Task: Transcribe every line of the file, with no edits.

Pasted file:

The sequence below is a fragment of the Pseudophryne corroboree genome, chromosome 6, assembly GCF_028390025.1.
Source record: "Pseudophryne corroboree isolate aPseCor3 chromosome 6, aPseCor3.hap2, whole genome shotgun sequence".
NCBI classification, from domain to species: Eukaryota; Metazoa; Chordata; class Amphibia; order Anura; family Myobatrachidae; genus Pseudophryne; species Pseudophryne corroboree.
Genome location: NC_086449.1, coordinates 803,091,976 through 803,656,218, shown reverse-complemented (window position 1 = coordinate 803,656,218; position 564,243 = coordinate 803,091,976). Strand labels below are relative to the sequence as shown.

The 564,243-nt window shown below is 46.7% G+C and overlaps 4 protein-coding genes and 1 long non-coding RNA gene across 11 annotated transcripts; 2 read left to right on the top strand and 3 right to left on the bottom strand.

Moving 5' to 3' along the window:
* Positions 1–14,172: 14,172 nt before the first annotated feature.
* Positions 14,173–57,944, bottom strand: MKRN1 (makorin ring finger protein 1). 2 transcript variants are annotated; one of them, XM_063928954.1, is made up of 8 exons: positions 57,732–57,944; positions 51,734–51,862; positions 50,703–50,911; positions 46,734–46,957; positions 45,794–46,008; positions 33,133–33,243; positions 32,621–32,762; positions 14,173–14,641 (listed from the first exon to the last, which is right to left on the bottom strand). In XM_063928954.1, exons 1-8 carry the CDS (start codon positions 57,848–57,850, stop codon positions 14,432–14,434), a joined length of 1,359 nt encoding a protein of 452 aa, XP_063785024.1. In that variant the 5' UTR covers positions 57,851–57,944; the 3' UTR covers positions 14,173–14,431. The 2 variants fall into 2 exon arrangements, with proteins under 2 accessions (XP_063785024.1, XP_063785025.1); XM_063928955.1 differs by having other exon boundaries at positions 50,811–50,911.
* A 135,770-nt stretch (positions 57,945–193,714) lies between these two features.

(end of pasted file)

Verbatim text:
The sequence below is a fragment of the Pseudophryne corroboree genome, chromosome 6, assembly GCF_028390025.1.
Source record: "Pseudophryne corroboree isolate aPseCor3 chromosome 6, aPseCor3.hap2, whole genome shotgun sequence".
NCBI classification, from domain to species: Eukaryota; Metazoa; Chordata; class Amphibia; order Anura; family Myobatrachidae; genus Pseudophryne; species Pseudophryne corroboree.
Genome location: NC_086449.1, coordinates 803,091,976 through 803,656,218, shown reverse-complemented (window position 1 = coordinate 803,656,218; position 564,243 = coordinate 803,091,976). Strand labels below are relative to the sequence as shown.

The 564,243-nt window shown below is 46.7% G+C and overlaps 4 protein-coding genes and 1 long non-coding RNA gene across 11 annotated transcripts; 2 read left to right on the top strand and 3 right to left on the bottom strand.

Moving 5' to 3' along the window:
* Positions 1–14,172: 14,172 nt before the first annotated feature.
* Positions 14,173–57,944, bottom strand: MKRN1 (makorin ring finger protein 1). 2 transcript variants are annotated; one of them, XM_063928954.1, is made up of 8 exons: positions 57,732–57,944; positions 51,734–51,862; positions 50,703–50,911; positions 46,734–46,957; positions 45,794–46,008; positions 33,133–33,243; positions 32,621–32,762; positions 14,173–14,641 (listed from the first exon to the last, which is right to left on the bottom strand). In XM_063928954.1, exons 1-8 carry the CDS (start codon positions 57,848–57,850, stop codon positions 14,432–14,434), a joined length of 1,359 nt encoding a protein of 452 aa, XP_063785024.1. In that variant the 5' UTR covers positions 57,851–57,944; the 3' UTR covers positions 14,173–14,431. The 2 variants fall into 2 exon arrangements, with proteins under 2 accessions (XP_063785024.1, XP_063785025.1); XM_063928955.1 differs by having other exon boundaries at positions 50,811–50,911.
* A 135,770-nt stretch (positions 57,945–193,714) lies between these two features.